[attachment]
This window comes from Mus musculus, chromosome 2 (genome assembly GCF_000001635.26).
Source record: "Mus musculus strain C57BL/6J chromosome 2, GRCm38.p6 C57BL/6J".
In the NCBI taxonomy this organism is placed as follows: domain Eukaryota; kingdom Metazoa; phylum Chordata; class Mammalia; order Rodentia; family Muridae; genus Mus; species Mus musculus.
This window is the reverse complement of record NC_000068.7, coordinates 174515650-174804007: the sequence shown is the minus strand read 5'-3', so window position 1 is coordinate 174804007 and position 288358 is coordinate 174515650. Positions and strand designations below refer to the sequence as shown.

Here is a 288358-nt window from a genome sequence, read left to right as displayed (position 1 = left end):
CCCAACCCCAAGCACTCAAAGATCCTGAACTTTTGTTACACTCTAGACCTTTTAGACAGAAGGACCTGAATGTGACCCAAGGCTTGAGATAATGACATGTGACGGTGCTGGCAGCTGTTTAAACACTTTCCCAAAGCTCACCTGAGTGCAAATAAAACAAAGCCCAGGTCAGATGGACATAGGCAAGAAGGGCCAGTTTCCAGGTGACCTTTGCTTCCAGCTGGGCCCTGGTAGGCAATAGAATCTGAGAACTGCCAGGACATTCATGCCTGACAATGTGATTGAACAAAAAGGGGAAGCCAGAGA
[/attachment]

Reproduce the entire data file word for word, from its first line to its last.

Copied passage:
This window comes from Mus musculus, chromosome 2 (genome assembly GCF_000001635.26).
Source record: "Mus musculus strain C57BL/6J chromosome 2, GRCm38.p6 C57BL/6J".
In the NCBI taxonomy this organism is placed as follows: domain Eukaryota; kingdom Metazoa; phylum Chordata; class Mammalia; order Rodentia; family Muridae; genus Mus; species Mus musculus.
This window is the reverse complement of record NC_000068.7, coordinates 174515650-174804007: the sequence shown is the minus strand read 5'-3', so window position 1 is coordinate 174804007 and position 288358 is coordinate 174515650. Positions and strand designations below refer to the sequence as shown.

Here is a 288358-nt window from a genome sequence, read left to right as displayed (position 1 = left end):
CCCAACCCCAAGCACTCAAAGATCCTGAACTTTTGTTACACTCTAGACCTTTTAGACAGAAGGACCTGAATGTGACCCAAGGCTTGAGATAATGACATGTGACGGTGCTGGCAGCTGTTTAAACACTTTCCCAAAGCTCACCTGAGTGCAAATAAAACAAAGCCCAGGTCAGATGGACATAGGCAAGAAGGGCCAGTTTCCAGGTGACCTTTGCTTCCAGCTGGGCCCTGGTAGGCAATAGAATCTGAGAACTGCCAGGACATTCATGCCTGACAATGTGATTGAACAAAAAGGGGAAGCCAGAGA